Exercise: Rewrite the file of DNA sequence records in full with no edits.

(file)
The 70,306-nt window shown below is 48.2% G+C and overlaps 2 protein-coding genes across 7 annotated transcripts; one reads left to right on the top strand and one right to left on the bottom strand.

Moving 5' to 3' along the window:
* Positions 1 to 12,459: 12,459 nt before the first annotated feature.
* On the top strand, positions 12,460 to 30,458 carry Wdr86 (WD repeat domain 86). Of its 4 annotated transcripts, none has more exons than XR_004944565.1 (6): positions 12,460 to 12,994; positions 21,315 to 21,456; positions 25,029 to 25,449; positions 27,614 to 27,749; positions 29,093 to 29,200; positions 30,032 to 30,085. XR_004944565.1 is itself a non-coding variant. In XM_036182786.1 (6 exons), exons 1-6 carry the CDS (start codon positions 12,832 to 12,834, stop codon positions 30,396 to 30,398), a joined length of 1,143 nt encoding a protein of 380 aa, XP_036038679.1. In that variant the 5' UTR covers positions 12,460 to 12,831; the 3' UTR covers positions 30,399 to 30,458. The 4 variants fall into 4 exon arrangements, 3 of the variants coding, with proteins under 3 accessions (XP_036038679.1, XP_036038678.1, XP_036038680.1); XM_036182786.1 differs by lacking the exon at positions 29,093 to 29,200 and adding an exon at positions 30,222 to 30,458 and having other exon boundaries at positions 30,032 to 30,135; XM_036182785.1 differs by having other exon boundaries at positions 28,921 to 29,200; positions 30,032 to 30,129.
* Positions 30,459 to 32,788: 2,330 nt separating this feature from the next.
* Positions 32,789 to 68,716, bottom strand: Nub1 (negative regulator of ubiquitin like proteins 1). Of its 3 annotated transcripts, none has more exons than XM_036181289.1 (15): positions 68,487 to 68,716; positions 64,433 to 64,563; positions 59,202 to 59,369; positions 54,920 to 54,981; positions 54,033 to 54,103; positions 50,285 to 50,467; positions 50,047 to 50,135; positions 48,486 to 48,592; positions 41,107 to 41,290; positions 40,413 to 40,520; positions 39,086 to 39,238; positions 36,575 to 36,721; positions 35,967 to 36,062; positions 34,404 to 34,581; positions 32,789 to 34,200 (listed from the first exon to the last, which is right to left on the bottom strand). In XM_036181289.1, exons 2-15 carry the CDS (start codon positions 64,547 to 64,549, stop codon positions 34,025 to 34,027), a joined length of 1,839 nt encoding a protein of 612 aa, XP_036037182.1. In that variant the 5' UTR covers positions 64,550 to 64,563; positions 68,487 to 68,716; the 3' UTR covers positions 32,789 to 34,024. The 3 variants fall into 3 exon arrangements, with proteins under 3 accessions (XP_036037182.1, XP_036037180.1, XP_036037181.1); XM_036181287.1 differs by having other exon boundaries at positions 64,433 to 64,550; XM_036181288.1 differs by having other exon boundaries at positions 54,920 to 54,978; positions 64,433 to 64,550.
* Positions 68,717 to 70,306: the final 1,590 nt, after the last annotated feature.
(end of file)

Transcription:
The 70,306-nt window shown below is 48.2% G+C and overlaps 2 protein-coding genes across 7 annotated transcripts; one reads left to right on the top strand and one right to left on the bottom strand.

Moving 5' to 3' along the window:
* Positions 1 to 12,459: 12,459 nt before the first annotated feature.
* On the top strand, positions 12,460 to 30,458 carry Wdr86 (WD repeat domain 86). Of its 4 annotated transcripts, none has more exons than XR_004944565.1 (6): positions 12,460 to 12,994; positions 21,315 to 21,456; positions 25,029 to 25,449; positions 27,614 to 27,749; positions 29,093 to 29,200; positions 30,032 to 30,085. XR_004944565.1 is itself a non-coding variant. In XM_036182786.1 (6 exons), exons 1-6 carry the CDS (start codon positions 12,832 to 12,834, stop codon positions 30,396 to 30,398), a joined length of 1,143 nt encoding a protein of 380 aa, XP_036038679.1. In that variant the 5' UTR covers positions 12,460 to 12,831; the 3' UTR covers positions 30,399 to 30,458. The 4 variants fall into 4 exon arrangements, 3 of the variants coding, with proteins under 3 accessions (XP_036038679.1, XP_036038678.1, XP_036038680.1); XM_036182786.1 differs by lacking the exon at positions 29,093 to 29,200 and adding an exon at positions 30,222 to 30,458 and having other exon boundaries at positions 30,032 to 30,135; XM_036182785.1 differs by having other exon boundaries at positions 28,921 to 29,200; positions 30,032 to 30,129.
* Positions 30,459 to 32,788: 2,330 nt separating this feature from the next.
* Positions 32,789 to 68,716, bottom strand: Nub1 (negative regulator of ubiquitin like proteins 1). Of its 3 annotated transcripts, none has more exons than XM_036181289.1 (15): positions 68,487 to 68,716; positions 64,433 to 64,563; positions 59,202 to 59,369; positions 54,920 to 54,981; positions 54,033 to 54,103; positions 50,285 to 50,467; positions 50,047 to 50,135; positions 48,486 to 48,592; positions 41,107 to 41,290; positions 40,413 to 40,520; positions 39,086 to 39,238; positions 36,575 to 36,721; positions 35,967 to 36,062; positions 34,404 to 34,581; positions 32,789 to 34,200 (listed from the first exon to the last, which is right to left on the bottom strand). In XM_036181289.1, exons 2-15 carry the CDS (start codon positions 64,547 to 64,549, stop codon positions 34,025 to 34,027), a joined length of 1,839 nt encoding a protein of 612 aa, XP_036037182.1. In that variant the 5' UTR covers positions 64,550 to 64,563; positions 68,487 to 68,716; the 3' UTR covers positions 32,789 to 34,024. The 3 variants fall into 3 exon arrangements, with proteins under 3 accessions (XP_036037182.1, XP_036037180.1, XP_036037181.1); XM_036181287.1 differs by having other exon boundaries at positions 64,433 to 64,550; XM_036181288.1 differs by having other exon boundaries at positions 54,920 to 54,978; positions 64,433 to 64,550.
* Positions 68,717 to 70,306: the final 1,590 nt, after the last annotated feature.